The U.S. Food and Drug Administration announced last month that it planned to regulate e-cigarettes with age restrictions, warning labels, and other rules and restrictions.
The FDA also says the product's health effects are not yet known, and critics of the New Jersey legislation say e-cigarettes should not be taxed until more studies are completed and the agency develops its regulatory framework.
Some people say they use e-cigarettes to help them quit smoking.
New Jersey already bans the sale of e-cigarettes to minors and their consumption in public places and workplaces. The devices are growing in popularity; use of e-cigarettes by middle school and high school students more than doubled from 2011 to 2012, according to the federal Centers for Disease Control and Prevention.
Small-business owners told the Health, Human Services and Senior Citizens Committee that the tax would hurt their bottom line, and some consumers complained that it would diminish the incentive to quit smoking.
Christie and legislators have framed the issue as a matter of "tax fairness." The committee passed the bill on a 5-2-2 vote.
"Hopefully, by increasing the tax on these items, we can curb the usage of electronic cigarettes and keep young people from starting an unhealthy and often deadly habit," said State Sen. Joseph Vitale (D., Middlesex), chairman of the committee.
A measure that would allow certain defendants to be held without bail - if voters agreed to amend the state constitution - also advanced out of committee Monday.
Currently, courts must grant bail to defendants, under a right defined in the constitution. The resolution sponsored by Sen. Donald Norcross (D., Camden) that cleared the Budget and Appropriations Committee would ask voters to approve a constitutional change to allow a defendant to be held without bail if a court determined that no amount of bail could ensure the person's appearance in court or protect the safety of others.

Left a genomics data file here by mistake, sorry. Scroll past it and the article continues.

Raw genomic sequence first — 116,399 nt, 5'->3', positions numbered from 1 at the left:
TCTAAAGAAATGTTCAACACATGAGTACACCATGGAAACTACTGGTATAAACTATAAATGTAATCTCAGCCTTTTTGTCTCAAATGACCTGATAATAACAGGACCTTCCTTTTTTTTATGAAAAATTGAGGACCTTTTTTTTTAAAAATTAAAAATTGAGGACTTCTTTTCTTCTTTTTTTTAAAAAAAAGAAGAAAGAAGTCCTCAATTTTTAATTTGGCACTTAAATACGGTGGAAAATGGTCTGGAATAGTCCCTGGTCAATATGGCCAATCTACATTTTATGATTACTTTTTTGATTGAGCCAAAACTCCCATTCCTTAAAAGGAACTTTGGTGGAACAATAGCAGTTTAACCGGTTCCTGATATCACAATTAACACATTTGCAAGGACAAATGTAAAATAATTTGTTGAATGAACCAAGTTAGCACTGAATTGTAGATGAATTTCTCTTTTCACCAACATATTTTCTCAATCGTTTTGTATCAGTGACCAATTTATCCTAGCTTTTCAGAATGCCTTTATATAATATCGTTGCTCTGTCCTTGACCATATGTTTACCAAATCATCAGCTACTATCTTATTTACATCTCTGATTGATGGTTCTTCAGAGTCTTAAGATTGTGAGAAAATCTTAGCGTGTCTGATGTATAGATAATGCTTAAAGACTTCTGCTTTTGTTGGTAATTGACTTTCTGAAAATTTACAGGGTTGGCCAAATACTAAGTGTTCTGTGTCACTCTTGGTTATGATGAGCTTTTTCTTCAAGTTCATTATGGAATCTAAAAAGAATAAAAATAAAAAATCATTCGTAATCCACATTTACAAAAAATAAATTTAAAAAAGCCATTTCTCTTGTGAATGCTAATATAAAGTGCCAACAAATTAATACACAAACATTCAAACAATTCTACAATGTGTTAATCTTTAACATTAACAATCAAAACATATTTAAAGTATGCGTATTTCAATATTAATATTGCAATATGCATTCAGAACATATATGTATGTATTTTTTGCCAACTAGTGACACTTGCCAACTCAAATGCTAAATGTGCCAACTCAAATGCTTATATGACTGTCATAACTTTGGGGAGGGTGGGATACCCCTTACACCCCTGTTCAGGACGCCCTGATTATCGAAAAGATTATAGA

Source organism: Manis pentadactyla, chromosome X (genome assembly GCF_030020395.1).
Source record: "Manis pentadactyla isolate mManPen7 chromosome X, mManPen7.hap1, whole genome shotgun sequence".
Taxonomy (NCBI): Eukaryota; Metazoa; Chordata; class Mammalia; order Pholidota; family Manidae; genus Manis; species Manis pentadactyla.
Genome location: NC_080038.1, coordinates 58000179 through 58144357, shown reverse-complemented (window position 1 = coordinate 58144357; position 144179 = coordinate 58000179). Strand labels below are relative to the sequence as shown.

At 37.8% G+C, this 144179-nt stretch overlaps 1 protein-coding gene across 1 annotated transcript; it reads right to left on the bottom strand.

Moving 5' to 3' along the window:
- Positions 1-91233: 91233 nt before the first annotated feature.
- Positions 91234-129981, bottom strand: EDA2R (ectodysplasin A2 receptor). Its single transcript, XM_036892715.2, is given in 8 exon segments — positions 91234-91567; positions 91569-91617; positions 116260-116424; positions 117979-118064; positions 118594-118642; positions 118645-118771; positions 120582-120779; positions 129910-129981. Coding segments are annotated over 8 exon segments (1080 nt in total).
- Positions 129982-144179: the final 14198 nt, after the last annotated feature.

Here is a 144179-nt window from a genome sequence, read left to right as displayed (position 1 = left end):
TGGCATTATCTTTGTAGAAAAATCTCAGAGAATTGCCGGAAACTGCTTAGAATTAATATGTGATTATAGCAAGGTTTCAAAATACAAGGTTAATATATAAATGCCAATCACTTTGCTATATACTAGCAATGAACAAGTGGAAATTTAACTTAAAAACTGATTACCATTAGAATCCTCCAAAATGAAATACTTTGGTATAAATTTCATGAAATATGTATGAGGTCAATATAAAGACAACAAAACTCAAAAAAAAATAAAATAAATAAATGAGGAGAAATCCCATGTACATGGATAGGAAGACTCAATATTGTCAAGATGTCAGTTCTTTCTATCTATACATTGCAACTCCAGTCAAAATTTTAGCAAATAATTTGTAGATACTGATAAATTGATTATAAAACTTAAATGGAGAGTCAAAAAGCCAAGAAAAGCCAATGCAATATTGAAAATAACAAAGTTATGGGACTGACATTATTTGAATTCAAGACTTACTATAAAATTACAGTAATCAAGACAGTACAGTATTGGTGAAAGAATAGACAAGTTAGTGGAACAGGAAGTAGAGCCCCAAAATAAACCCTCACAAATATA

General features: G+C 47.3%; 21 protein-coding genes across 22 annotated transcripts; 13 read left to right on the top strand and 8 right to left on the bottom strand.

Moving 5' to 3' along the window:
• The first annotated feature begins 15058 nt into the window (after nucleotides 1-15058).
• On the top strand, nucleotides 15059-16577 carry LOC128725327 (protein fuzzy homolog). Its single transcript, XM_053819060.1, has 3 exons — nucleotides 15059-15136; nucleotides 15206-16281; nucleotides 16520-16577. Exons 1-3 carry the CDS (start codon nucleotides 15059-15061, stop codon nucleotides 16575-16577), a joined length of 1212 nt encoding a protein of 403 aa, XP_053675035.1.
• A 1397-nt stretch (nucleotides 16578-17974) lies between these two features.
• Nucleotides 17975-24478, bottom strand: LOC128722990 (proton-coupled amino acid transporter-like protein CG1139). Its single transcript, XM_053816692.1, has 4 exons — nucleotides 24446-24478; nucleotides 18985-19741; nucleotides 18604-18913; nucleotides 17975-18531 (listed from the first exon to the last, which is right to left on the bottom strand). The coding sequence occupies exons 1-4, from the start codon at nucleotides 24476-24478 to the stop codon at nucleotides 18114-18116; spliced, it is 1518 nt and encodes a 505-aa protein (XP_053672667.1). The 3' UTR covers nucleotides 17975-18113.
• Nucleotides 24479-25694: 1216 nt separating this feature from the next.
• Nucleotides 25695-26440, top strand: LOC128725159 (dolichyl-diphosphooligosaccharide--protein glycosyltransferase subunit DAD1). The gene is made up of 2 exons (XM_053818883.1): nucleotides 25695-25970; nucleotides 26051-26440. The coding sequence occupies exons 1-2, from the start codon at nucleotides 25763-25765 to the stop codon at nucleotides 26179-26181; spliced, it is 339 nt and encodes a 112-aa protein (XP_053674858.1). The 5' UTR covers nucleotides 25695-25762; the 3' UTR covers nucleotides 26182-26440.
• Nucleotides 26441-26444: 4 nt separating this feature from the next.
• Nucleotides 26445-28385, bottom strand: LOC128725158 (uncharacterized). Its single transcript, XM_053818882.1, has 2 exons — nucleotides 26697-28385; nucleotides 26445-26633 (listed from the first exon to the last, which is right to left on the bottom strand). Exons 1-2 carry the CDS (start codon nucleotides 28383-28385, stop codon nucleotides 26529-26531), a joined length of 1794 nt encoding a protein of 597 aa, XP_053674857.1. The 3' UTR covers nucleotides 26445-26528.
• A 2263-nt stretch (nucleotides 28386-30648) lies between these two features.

That change was recommended this year by a committee chaired by Chief Justice Stuart Rabner. The resolution does not include other recommendations from Rabner's committee, which called for judges to use a "risk-based" system to set bail based on objective factors, as opposed to a system contingent upon a defendant's financial resources.
Advocates for that approach say poor defendants who pose little threat to the community are jailed before trial because they cannot afford bail.
Roseanne Scotti, state director for the Drug Policy Alliance, said Monday that 75 percent of people in New Jersey jails are pretrial defendants who could not afford bail. Of those people, half were unable to pay "nominal" amounts of bail, Scotti said.
"We believe it makes no sense morally, or fiscally, to warehouse thousands of people for months on end," she said.
Scotti and others called for legislation to also specify that defendants have the right to be held "under the least restrictive conditions possible."
Sen. Sandra Cunningham (D., Hudson) said another bill, still in the works, would address that concern.
Christie has repeatedly voiced support for bail reform, saying that courts should have the right to jail violent pretrial offenders. A spokesman for the governor, Kevin Roberts, did not comment on the Senate resolution Monday, but called it "an encouraging sign that the Legislature is taking a serious look at these issues, as the governor has been calling for them for years now.
"We look forward to working with leadership to shape meaningful bail reform that protects our communities and brings greater fairness and protections to the justice system," Roberts said.
Christie is said to also be considering proposed legislation that would bar employers for asking about a job applicant's criminal record until after extending a conditional offer of employment, according to Cunningham and advocates of the measure.
The measure, referred to as "ban the box," did not advance in the Legislature last year. But supporters are optimistic, saying Christie has expressed a desire to pass the bill by June along with bail reform measures.
Roberts did not respond to a question Monday about the governor's stance on the legislation.